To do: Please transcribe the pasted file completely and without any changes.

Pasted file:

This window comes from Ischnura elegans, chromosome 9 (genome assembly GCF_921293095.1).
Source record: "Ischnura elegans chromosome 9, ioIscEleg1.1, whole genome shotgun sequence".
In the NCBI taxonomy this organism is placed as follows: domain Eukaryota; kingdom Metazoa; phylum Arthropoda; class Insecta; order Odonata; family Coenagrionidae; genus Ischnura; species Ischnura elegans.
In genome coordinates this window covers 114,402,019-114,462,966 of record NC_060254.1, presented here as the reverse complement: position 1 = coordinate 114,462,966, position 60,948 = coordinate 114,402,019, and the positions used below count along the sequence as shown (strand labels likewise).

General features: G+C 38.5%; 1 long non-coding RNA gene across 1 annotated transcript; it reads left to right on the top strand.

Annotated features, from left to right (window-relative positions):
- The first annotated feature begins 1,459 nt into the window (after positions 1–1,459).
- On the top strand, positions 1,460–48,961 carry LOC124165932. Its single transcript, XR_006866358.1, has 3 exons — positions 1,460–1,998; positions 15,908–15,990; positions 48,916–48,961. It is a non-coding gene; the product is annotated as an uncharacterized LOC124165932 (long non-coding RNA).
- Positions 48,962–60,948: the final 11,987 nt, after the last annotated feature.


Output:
This window comes from Ischnura elegans, chromosome 9 (genome assembly GCF_921293095.1).
Source record: "Ischnura elegans chromosome 9, ioIscEleg1.1, whole genome shotgun sequence".
In the NCBI taxonomy this organism is placed as follows: domain Eukaryota; kingdom Metazoa; phylum Arthropoda; class Insecta; order Odonata; family Coenagrionidae; genus Ischnura; species Ischnura elegans.
In genome coordinates this window covers 114,402,019-114,462,966 of record NC_060254.1, presented here as the reverse complement: position 1 = coordinate 114,462,966, position 60,948 = coordinate 114,402,019, and the positions used below count along the sequence as shown (strand labels likewise).

General features: G+C 38.5%; 1 long non-coding RNA gene across 1 annotated transcript; it reads left to right on the top strand.

Annotated features, from left to right (window-relative positions):
- The first annotated feature begins 1,459 nt into the window (after positions 1–1,459).
- On the top strand, positions 1,460–48,961 carry LOC124165932. Its single transcript, XR_006866358.1, has 3 exons — positions 1,460–1,998; positions 15,908–15,990; positions 48,916–48,961. It is a non-coding gene; the product is annotated as an uncharacterized LOC124165932 (long non-coding RNA).
- Positions 48,962–60,948: the final 11,987 nt, after the last annotated feature.